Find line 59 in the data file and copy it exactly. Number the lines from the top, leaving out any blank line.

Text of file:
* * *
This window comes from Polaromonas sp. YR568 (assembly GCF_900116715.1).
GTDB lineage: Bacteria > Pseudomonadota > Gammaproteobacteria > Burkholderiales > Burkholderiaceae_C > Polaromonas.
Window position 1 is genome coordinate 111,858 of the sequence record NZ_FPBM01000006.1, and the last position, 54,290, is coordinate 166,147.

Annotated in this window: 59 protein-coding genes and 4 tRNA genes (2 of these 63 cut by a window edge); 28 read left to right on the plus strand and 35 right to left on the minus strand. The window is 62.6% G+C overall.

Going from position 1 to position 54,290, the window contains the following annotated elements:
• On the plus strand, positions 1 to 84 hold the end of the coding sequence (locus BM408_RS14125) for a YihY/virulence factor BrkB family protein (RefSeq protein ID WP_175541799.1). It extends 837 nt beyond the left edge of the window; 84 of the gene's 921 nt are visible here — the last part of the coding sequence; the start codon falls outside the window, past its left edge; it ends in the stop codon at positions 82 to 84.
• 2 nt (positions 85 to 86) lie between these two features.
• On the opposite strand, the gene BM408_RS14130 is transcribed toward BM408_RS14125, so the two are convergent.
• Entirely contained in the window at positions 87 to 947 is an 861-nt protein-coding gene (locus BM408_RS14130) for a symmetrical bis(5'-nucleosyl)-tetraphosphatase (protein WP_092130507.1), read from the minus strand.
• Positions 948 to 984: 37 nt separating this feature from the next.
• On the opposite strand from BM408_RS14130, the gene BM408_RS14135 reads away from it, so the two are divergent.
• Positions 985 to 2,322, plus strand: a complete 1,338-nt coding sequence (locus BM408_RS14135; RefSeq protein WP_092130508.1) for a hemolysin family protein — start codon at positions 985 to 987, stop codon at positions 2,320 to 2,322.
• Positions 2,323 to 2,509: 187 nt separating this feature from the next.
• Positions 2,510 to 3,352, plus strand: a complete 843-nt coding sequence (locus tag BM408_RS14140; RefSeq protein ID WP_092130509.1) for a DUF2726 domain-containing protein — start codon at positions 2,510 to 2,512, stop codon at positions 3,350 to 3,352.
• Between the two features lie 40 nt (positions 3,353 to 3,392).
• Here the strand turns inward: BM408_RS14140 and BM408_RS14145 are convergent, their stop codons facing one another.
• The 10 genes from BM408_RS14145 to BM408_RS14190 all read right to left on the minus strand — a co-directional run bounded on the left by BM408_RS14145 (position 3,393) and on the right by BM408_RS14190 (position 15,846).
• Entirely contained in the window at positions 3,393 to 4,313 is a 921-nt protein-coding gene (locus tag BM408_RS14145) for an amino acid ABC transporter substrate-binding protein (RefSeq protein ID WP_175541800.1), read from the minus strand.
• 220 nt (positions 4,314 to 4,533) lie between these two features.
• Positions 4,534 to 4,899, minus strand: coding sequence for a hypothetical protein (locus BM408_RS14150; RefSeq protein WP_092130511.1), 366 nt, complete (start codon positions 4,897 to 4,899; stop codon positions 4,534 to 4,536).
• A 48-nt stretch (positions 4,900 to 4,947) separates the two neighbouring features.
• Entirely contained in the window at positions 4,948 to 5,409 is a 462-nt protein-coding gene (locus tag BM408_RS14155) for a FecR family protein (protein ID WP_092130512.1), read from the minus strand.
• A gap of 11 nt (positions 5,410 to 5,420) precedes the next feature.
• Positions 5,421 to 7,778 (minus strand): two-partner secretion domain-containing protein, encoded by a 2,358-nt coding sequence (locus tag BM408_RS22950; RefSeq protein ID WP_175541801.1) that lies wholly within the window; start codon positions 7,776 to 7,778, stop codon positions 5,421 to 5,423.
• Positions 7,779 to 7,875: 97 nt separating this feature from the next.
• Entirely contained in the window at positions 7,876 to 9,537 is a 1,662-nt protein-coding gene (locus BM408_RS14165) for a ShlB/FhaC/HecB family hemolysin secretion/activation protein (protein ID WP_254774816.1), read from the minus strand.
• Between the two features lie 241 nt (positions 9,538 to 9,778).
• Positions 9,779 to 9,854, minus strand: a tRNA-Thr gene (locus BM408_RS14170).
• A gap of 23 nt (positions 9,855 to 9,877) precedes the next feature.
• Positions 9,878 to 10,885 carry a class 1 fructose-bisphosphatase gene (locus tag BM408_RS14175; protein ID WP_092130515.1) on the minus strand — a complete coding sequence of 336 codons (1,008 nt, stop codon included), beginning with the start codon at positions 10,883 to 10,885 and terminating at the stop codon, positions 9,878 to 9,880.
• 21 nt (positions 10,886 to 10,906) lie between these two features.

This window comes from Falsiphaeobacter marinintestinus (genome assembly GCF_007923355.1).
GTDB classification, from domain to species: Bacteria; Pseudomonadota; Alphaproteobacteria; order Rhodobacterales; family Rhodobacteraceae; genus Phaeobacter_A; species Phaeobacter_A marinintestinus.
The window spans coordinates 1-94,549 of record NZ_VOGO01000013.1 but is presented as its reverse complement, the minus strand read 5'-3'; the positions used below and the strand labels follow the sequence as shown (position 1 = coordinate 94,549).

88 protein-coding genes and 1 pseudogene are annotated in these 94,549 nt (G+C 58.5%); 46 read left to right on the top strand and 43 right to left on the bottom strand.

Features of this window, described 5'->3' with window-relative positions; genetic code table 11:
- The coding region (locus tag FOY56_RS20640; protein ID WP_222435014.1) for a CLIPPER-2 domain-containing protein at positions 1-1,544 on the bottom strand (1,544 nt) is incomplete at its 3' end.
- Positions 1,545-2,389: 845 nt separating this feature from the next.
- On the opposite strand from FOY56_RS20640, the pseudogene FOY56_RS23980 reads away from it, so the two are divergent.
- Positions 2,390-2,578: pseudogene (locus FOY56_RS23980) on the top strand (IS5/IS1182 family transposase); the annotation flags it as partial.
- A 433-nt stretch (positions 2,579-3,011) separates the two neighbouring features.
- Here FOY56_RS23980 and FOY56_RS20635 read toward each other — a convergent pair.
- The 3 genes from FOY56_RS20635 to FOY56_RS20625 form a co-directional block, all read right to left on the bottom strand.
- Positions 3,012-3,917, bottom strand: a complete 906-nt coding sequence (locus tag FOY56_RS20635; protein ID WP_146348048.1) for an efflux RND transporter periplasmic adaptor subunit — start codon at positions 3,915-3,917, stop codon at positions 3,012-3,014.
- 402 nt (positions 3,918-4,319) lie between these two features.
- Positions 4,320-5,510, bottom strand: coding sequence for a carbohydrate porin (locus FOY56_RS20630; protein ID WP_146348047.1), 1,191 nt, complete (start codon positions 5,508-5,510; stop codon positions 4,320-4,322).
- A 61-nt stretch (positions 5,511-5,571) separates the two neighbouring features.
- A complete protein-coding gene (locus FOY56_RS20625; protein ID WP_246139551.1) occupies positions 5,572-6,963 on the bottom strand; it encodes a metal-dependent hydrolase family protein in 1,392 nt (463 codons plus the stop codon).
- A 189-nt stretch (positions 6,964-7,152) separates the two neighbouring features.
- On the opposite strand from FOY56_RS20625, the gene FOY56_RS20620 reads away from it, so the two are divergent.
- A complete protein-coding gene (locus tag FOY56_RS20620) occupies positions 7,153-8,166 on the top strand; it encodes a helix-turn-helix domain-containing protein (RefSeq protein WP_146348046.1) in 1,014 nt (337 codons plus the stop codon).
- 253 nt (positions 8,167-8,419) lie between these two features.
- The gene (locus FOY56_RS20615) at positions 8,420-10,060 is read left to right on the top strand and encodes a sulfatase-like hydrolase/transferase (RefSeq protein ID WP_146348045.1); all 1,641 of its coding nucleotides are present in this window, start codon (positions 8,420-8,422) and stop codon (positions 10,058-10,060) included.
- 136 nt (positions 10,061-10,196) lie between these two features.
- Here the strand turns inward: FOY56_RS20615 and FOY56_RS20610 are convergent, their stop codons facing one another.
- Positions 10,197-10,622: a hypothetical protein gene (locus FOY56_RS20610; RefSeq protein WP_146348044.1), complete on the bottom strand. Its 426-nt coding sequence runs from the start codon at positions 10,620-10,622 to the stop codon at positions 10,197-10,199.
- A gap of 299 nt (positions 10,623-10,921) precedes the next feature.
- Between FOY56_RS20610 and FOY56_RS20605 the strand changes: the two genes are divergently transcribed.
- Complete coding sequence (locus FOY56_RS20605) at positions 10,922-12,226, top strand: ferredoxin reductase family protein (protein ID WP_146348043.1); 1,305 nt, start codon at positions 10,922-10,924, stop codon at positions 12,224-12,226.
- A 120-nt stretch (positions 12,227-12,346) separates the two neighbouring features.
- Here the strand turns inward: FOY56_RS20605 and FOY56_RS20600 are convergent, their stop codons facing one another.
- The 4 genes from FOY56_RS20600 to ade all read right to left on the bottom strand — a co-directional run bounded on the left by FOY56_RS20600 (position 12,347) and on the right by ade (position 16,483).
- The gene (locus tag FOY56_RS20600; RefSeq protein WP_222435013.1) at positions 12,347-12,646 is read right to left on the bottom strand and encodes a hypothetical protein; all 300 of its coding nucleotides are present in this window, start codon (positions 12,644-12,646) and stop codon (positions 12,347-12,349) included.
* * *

- Complete coding sequence (locus FOY56_RS20605) at positions 10,922-12,226, top strand: ferredoxin reductase family protein (protein ID WP_146348043.1); 1,305 nt, start codon at positions 10,922-10,924, stop codon at positions 12,224-12,226.